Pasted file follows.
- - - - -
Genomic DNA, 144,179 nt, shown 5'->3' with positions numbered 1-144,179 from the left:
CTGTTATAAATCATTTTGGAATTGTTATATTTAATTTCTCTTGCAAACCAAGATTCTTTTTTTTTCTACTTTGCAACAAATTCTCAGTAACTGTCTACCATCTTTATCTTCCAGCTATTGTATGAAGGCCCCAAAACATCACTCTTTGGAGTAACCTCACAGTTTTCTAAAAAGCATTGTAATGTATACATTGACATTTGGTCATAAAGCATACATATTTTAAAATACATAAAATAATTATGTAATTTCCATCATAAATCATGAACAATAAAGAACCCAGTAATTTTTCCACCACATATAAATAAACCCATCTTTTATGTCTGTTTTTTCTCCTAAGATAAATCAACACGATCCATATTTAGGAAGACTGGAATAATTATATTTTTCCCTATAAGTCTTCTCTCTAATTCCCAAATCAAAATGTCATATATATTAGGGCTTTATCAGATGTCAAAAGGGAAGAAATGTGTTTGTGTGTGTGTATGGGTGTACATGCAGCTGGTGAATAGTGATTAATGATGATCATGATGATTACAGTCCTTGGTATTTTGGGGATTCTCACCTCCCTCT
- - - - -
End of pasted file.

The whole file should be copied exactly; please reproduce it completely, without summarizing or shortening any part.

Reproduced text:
Genomic DNA, 144,179 nt, shown 5'->3' with positions numbered 1-144,179 from the left:
CTGTTATAAATCATTTTGGAATTGTTATATTTAATTTCTCTTGCAAACCAAGATTCTTTTTTTTTCTACTTTGCAACAAATTCTCAGTAACTGTCTACCATCTTTATCTTCCAGCTATTGTATGAAGGCCCCAAAACATCACTCTTTGGAGTAACCTCACAGTTTTCTAAAAAGCATTGTAATGTATACATTGACATTTGGTCATAAAGCATACATATTTTAAAATACATAAAATAATTATGTAATTTCCATCATAAATCATGAACAATAAAGAACCCAGTAATTTTTCCACCACATATAAATAAACCCATCTTTTATGTCTGTTTTTTCTCCTAAGATAAATCAACACGATCCATATTTAGGAAGACTGGAATAATTATATTTTTCCCTATAAGTCTTCTCTCTAATTCCCAAATCAAAATGTCATATATATTAGGGCTTTATCAGATGTCAAAAGGGAAGAAATGTGTTTGTGTGTGTGTATGGGTGTACATGCAGCTGGTGAATAGTGATTAATGATGATCATGATGATTACAGTCCTTGGTATTTTGGGGATTCTCACCTCCCTCT